The Fight for China’s Sole — Adidas, Nike and Footwear Branding Battles

rand values of innovation and inventiveness - branding battles in footwear - market visibility - shoes[Repost from older blog. Original posting date: Sept. 12, 2008] Before we leave behind the 2008 Beijing Summer Olympics for the ancient news that it is (see post on brand icons here), I want to point out one more of its branding lessons.  Let’s look at how two global brand-name sporting appeal and footwear companies, Adidas and Nike, approached this enormous marketing opportunity. What did they do prior to the Games? Something very interesting. They spent untold amounts of R&D time and money developing specialty shoes to be featured at the Beijing Games. Nike unveiled 28 pairs, Adidas 27. And, both companies outfitted thousands and thousands of Olympic athletes with their new designs, free of charge. Here’s the kicker: most of these shoes will never make it to the mainline consumer.  Many never seeing the light of day in retail stores—they will only be sold online. So if neither of these global companies expected to sell many equestrian, rowing, or wushu shoes, why all the effort and fuss?… Learn More…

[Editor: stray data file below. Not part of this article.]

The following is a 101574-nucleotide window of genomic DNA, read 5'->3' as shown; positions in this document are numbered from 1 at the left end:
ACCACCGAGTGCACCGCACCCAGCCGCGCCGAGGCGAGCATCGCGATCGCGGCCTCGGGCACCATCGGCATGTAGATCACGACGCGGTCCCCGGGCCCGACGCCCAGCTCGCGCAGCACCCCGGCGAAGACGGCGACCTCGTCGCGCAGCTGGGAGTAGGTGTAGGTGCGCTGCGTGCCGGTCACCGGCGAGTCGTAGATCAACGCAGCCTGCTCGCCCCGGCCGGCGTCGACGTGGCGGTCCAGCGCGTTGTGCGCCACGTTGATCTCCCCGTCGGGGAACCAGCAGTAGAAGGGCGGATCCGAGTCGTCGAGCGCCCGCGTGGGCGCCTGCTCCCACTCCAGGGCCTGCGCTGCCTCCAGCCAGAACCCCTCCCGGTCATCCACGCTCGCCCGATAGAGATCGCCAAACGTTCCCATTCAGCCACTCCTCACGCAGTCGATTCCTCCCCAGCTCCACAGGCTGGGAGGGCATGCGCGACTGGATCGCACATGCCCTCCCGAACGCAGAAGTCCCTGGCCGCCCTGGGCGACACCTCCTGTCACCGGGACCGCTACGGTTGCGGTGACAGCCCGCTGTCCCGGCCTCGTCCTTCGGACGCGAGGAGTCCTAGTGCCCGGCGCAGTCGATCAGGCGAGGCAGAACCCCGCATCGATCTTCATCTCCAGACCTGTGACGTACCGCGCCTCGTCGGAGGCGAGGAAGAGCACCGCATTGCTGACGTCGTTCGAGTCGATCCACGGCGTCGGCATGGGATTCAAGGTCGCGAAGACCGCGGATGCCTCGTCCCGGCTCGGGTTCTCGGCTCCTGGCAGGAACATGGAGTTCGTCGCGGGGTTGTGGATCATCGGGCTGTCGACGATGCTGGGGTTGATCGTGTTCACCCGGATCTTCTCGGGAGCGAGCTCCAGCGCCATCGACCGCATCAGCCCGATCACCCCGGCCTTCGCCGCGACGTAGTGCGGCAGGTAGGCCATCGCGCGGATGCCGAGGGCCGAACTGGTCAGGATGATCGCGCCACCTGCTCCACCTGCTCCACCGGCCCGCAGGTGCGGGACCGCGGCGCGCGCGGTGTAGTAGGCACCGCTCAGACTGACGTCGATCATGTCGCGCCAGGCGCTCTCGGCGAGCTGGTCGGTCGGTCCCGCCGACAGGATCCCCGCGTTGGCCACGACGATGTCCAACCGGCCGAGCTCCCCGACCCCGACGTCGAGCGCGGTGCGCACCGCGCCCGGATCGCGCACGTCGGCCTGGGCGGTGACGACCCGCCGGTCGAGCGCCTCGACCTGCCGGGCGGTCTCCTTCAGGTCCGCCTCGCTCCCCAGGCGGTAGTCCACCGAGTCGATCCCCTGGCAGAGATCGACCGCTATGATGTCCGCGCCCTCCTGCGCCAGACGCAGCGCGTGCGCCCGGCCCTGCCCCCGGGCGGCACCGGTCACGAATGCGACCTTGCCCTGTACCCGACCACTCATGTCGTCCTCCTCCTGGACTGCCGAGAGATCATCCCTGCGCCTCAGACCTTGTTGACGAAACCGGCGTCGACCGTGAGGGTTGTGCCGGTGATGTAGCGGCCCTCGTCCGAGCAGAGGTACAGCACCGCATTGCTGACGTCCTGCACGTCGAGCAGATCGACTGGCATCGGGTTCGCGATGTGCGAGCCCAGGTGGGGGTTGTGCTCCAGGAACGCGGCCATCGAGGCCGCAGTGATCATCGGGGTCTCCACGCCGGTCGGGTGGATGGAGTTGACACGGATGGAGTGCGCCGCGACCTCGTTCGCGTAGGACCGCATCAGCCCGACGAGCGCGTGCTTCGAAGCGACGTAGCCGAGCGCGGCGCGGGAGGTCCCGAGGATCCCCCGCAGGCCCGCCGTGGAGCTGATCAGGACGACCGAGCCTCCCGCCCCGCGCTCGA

Generating Market Visibility — the 2008 Beijing Summer Games, Michael Phelps and Why Brand Focus Matters

Generating market visibility and brand focus - Beijing Games and Phelps[Repost from older blog. Original posting date: Sept. 10, 2008] Five days into Olympic competition in the 2008 Beijing Summer Games, the president of the International Olympic Committee (IOC) Jacques Rogge declared Michael Phelps “the icon of the Games.” We know that in sporting and entertainment events there are always favorites, heroes, and stars, but when the head of IOC (not the U.S. Olympic Committee, but the International Olympic committee) goes so far as to declare an icon for the entire Games—that’s interesting from a branding perspective. “The Olympic Games live around superheroes…. And that’s what we need to have,” stated Rogge…. Learn More…